Original Source: GitLab Repository

The Vulnerability

The issue lies in the “display name” of an email’s “From” header in Outlook. It appears that this display name can be manipulated to misrepresent the actual sender of the email, making phishing attempts more convincing.

Outlook Desktop

Two specific bugs in the Outlook desktop application contribute to this vulnerability:

  1. The display name and from email are presented in the same visual element without any isolation. This means that an authenticated piece of information (the from email) can be manipulated by an arbitrary string controlled by an attacker (the display name).
  2. If the combined length of the “display name” and “from email” is too long, it is quietly truncated. This allows an attacker to push the “from email” out of the visible screen area.

The severity of this issue is comparable to a browser bug that allows websites to choose what they display in the address bar.

Outlook Web App

The web version of Outlook also has a similar issue where the display name and from email are in the same visual element. However, exploiting this bug requires a bit more creativity as it’s not possible to force Outlook to hide the real from address as in the desktop version.

Proof of Concept

The original author of this discovery has provided detailed proof-of-concept examples in the original GitLab repository, demonstrating how an attacker could exploit these vulnerabilities. The examples involve using specific characters and formatting to manipulate the display of the email sender information.

Limitations and Anomalies

While these exploits can be highly effective, there are a few limitations and anomalies to note:

  • The real “To:” line has a slightly smaller font size than the fake one, but it’s unlikely that many users would notice this difference.
  • There is a small anomaly in the preview pane where the display name has “…” or the fake email address at the end. Again, this is not likely to alarm many people.

SPF and DMARC Recommendations

In light of the above vulnerability, it’s more important than ever to implement robust email authentication methods. Sender Policy Framework (SPF) and Domain-based Message Authentication, Reporting & Conformance (DMARC) are two such methods that can significantly enhance the security of your email communications.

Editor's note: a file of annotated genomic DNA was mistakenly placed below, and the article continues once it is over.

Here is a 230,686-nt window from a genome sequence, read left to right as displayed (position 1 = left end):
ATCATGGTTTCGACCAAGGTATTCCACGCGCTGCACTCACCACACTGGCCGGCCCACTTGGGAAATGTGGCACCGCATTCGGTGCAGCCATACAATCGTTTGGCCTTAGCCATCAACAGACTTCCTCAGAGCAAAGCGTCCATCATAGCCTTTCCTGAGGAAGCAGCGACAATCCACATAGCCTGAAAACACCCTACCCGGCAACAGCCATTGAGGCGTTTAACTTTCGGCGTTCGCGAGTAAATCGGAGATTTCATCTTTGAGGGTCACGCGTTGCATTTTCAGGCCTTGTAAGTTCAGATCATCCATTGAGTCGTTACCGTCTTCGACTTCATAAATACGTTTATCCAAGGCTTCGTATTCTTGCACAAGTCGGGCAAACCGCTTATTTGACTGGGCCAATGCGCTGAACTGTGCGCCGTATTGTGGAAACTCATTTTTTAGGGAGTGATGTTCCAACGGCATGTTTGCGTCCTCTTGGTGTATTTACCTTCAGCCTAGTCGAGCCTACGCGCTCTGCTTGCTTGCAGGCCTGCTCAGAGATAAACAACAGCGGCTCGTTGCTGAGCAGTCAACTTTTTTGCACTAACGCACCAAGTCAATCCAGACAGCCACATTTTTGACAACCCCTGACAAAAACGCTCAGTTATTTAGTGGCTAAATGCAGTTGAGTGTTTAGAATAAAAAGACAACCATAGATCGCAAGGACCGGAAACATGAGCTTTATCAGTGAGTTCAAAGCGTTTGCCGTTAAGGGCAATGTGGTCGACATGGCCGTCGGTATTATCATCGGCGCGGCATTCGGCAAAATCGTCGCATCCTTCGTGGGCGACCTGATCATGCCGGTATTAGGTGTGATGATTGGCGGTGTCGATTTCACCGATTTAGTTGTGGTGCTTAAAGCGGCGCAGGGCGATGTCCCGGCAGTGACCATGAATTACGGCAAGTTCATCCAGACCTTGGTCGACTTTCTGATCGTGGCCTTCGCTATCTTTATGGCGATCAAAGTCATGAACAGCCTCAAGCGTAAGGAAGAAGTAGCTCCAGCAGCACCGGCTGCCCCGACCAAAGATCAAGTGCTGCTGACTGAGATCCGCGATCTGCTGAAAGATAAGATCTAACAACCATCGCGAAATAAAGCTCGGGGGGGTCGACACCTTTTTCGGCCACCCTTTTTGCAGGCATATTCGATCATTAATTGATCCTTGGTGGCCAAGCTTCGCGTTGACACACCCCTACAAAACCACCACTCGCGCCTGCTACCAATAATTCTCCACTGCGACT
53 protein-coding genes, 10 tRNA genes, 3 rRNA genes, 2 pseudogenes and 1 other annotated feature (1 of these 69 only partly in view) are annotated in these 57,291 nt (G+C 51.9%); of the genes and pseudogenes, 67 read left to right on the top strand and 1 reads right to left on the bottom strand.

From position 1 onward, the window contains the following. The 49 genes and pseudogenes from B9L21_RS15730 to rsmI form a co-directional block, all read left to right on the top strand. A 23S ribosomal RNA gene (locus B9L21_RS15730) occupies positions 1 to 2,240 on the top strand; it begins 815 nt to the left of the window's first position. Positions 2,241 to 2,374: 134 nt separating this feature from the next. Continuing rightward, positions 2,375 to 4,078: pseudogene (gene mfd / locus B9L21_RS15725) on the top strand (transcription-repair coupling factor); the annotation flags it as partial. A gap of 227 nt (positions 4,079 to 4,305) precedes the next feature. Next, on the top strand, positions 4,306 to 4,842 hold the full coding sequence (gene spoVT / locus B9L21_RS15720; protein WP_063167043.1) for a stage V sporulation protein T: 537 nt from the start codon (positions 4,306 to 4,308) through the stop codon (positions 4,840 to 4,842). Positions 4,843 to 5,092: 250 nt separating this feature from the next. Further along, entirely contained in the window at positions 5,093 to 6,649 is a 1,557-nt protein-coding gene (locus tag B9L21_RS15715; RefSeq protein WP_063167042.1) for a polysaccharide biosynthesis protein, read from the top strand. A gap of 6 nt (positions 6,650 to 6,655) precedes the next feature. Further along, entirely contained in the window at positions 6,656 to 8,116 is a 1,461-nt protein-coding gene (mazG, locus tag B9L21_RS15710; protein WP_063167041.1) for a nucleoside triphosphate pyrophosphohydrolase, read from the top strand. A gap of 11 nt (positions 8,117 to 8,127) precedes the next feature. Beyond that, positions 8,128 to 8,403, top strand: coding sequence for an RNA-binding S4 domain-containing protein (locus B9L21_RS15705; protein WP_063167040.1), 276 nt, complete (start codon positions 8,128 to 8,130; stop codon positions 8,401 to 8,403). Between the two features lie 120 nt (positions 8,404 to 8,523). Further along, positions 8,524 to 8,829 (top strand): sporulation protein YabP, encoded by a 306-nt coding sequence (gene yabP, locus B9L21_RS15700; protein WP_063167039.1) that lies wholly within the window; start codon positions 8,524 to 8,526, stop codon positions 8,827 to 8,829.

• SPF allows domain owners to specify which mail servers are permitted to send email on behalf of their domain. This helps protect against email spoofing, where attackers send email that appears to come from your domain.
  • DMARC builds on SPF and also includes DomainKeys Identified Mail (DKIM). It allows domain owners to define how to handle emails that fail SPF or DKIM checks. DMARC also provides reporting back to the domain owner about these failures, helping you understand who is sending email on your behalf (legitimately or not).

Implementing SPF and DMARC records for your domain can significantly reduce the risk of your domain being used in phishing attacks. However, it’s important to note that these measures protect your domain from being spoofed; they do not directly protect your users from receiving spoofed emails from other domains.


This discovery underscores the importance of constant vigilance in the cybersecurity landscape. It’s crucial for organizations to stay informed about such vulnerabilities and take appropriate measures to protect their systems and users.

For more details, including the proof-of-concept examples, please visit the original GitLab repository.

Remember, the best defense against phishing attacks is awareness and education. Always verify the sender’s email address and be cautious of unexpected or suspicious emails, even if they appear to come from a known contact. Implementing robust email authentication methods like SPF and DMARC can also significantly enhance your email security.